|At the 1997 Computex in Taiwan newcommer to the x86 arena Centaur,
announced it started sampling a new x86 CPU, the C6. Centaur Technology
Inc. was a wholly owned subsidiary of Integrated Device Technology (IDT).
IDT, an established semiconductor company that produces specialty memories,
highspeed SRAM and embedded microprocessors. Designed by Centaur, manufactured
by IDT and IBM and sold by IDT, the C6 had a rather complex logistical background.
The CPU itself was anything but complex! Centaur had designed
a relatively simple 4th generation, 486 like CPU in just two years. It
has a Single Pipeline, in order execution, non superscalar CPU design.
But by using a large on chip cache, a refined pipeline design and using
a Pentium bus the C6 is able to achieve Pentium like performance. This
relatively simple design gave the C6 two advantages, small die size of
only 88mm2 (141 mm2 for the Pentium MMX and 162 for the K6) which means
lower manufacturing costs and low power consumption (7W at 225MHz). Centaur
did include the 57 MMX instructions, which was not implemented as good
as in other CPU's, but it helped increase performance in some applications.
On October 13 1997 the C6 was introduced at speeds of 180 and
200MHz. Later in April 1998 higher speeds of 225 and 240 were introduced.
The chip was introduced with the name C6, the same as the codename during
the design. To ensure endusers would know it was fully Windows compatible
the name was later changed in Winchip. This was to be the new familyname.
Performance of the C6 was not bad, integer performance was slightly
lower than that of a Pentium MMX, FPU perfomance on the other hand was
far behind. But then, IDT never claimed the C6 would be outperforming
a Pentium MMX. Selling point of the C6 was not top performance, but a
good price-performance ratio and low power consumption. It was therefore
primarily targeted at the low-cost desktop and laptop markets. However,
the market where the CPU would be used most was in the upgrade market.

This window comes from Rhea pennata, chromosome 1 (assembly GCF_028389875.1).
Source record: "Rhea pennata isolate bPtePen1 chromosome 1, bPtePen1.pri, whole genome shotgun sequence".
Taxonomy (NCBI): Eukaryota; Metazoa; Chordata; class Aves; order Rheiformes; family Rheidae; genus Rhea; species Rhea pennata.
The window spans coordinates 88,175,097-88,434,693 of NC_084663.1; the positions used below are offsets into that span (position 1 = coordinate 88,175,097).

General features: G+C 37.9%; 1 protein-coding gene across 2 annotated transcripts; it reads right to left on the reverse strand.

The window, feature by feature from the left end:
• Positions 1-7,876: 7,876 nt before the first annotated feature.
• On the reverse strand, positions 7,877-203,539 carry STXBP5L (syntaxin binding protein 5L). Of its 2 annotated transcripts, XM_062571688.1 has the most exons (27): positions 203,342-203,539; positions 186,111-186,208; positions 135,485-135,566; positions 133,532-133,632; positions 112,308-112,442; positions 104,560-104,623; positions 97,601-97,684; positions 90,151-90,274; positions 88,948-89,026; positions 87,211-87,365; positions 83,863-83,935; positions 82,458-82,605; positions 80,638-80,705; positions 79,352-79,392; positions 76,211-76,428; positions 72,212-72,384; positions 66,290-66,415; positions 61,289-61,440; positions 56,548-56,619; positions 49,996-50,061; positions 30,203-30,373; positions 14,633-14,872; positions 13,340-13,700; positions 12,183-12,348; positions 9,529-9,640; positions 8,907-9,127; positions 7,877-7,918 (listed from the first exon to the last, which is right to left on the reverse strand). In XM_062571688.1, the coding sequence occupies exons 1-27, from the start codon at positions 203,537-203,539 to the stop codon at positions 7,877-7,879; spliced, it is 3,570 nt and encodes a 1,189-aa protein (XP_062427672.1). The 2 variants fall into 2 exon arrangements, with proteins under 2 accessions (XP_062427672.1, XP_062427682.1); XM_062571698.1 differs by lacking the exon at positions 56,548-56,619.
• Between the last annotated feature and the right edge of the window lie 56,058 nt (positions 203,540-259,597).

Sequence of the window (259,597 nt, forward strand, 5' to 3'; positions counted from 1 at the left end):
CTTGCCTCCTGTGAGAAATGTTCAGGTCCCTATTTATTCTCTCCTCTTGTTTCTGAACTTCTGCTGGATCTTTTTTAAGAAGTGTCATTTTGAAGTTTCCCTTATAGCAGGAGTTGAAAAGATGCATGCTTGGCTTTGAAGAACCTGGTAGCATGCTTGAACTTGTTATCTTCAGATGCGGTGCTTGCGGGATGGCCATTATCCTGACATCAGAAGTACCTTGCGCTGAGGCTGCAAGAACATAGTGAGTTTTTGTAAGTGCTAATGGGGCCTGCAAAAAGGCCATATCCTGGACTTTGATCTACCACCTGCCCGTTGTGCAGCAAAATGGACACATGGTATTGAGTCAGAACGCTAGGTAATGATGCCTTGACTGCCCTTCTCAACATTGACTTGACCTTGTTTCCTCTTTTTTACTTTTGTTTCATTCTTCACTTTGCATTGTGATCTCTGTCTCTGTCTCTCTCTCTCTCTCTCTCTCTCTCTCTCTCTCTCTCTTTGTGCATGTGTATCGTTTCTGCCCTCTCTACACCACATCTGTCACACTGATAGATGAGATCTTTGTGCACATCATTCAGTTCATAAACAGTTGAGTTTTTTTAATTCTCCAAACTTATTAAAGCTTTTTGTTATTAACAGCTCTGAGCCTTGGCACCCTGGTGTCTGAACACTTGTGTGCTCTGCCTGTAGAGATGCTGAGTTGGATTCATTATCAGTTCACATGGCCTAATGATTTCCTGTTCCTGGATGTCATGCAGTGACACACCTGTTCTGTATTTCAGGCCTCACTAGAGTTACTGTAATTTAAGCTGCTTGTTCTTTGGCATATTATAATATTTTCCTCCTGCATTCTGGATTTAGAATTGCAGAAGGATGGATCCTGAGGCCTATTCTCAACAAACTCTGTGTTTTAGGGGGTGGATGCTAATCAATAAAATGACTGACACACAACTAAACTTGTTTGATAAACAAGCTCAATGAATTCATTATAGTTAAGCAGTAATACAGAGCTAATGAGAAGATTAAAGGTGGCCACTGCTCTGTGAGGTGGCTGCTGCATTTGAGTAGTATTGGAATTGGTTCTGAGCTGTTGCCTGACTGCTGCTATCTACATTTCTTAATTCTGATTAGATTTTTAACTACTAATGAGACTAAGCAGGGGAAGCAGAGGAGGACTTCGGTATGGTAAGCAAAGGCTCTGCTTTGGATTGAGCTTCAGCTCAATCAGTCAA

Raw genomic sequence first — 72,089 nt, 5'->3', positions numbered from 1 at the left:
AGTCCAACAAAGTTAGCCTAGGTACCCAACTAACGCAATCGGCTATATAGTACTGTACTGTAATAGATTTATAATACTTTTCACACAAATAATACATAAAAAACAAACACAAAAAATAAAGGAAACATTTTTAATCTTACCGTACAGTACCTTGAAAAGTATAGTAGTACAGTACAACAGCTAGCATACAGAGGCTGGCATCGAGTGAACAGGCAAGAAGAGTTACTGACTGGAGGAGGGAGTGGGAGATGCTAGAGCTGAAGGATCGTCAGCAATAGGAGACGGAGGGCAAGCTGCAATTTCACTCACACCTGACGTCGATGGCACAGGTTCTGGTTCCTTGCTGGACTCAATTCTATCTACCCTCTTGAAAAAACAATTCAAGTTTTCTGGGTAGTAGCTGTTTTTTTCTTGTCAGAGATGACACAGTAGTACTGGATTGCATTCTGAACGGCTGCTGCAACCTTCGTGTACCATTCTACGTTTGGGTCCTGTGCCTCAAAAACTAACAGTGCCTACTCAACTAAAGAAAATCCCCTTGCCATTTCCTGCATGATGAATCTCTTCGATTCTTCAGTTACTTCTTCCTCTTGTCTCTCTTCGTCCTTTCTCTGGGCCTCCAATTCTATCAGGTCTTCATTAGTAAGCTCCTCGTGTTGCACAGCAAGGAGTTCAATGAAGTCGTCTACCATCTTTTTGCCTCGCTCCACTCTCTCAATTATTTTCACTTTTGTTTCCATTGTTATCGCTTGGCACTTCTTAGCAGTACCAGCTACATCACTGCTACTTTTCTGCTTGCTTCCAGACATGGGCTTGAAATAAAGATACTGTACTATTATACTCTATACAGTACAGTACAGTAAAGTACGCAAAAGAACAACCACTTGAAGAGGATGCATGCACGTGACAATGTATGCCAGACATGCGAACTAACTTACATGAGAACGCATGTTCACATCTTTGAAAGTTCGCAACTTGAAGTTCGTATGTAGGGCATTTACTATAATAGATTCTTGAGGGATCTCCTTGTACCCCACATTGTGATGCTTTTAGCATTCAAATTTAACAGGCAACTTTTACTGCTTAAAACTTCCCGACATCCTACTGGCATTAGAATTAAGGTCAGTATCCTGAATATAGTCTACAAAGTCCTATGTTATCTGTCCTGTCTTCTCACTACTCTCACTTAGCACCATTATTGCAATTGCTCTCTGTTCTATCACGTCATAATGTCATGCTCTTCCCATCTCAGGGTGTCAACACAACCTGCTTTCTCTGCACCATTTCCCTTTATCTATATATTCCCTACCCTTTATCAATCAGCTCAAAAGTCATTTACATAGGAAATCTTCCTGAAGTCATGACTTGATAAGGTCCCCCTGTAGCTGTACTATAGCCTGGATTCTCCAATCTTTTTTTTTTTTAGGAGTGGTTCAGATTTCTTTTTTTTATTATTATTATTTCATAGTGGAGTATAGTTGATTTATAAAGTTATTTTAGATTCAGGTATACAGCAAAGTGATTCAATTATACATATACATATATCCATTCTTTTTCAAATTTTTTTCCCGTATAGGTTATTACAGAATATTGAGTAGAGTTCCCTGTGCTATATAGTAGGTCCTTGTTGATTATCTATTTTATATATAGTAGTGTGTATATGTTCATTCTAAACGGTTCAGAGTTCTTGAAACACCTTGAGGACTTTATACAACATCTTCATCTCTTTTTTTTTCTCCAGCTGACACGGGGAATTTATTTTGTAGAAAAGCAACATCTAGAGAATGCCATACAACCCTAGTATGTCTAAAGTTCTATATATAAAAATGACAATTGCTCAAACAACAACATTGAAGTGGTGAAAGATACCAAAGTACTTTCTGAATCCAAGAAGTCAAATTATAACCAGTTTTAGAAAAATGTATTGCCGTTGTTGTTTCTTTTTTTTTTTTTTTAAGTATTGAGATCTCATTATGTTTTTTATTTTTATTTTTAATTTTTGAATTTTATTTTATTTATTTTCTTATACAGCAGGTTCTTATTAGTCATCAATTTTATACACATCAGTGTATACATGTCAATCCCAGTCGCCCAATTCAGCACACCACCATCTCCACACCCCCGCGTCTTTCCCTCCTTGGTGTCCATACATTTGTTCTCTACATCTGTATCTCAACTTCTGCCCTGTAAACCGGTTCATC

The single voltage design made the C6 an ideal CPU for upgrading older
PC's that did not support split voltage. Manufacturers of upgrade products
like Evergreen used the C6 with a lot of succes in their products.
While performance was only average, the price was very acceptable.
Using the C6 in your system it could allow you to spend more on your graphics
card. A C6 system fitted with a Monster3D card would have surely outperformed
a Pentium MMX with a standard card.
Nice detail about the performance of the different models is that the
225MHz version outpeformed the 240MHz model! This was because the 225MHz
model used a 75MHz bus and the 240MHz model only a 60 MHz bus.
The C6 was manufactured with a four layer CMOS process technology
at 0.35 micron. Package type is PGA for use in Socket 7. Core voltage
is 3.3v and the total transistor count is 5,400,000. The CPUid for the
Centaur designed CPU's is 'CentaurHauls'.
Because of the limited production capabilities of IDT, at first
the C6 arrived to marked only in small numbers. Later, foundry agreements
with IBM secured a production in larger numbers.
Centaur refined the design of the C6, added 3D Now! and released
this revised design as the WinChip2. IDT released press release after
press release about soon to be introduced new versions of the WinChip
family. But no new chips were introduced and after a while it got quiet
around the WinChip. IDT meanwhile tried hard to find partners but eventually
the Centaur group was sold to VIA. VIA already bought Cyrix from Natinal
Semiconductors, the two CPU designers were merged and are now operating
under the wing of VIA.
C6 180MHz, 3 x 60MHz
C6 200MHz, 3 x 66MHz
C6 225MHZ, 3 x 75MHz
C6 240MHZ, 3 x 60MHz
IDT WinChip pictures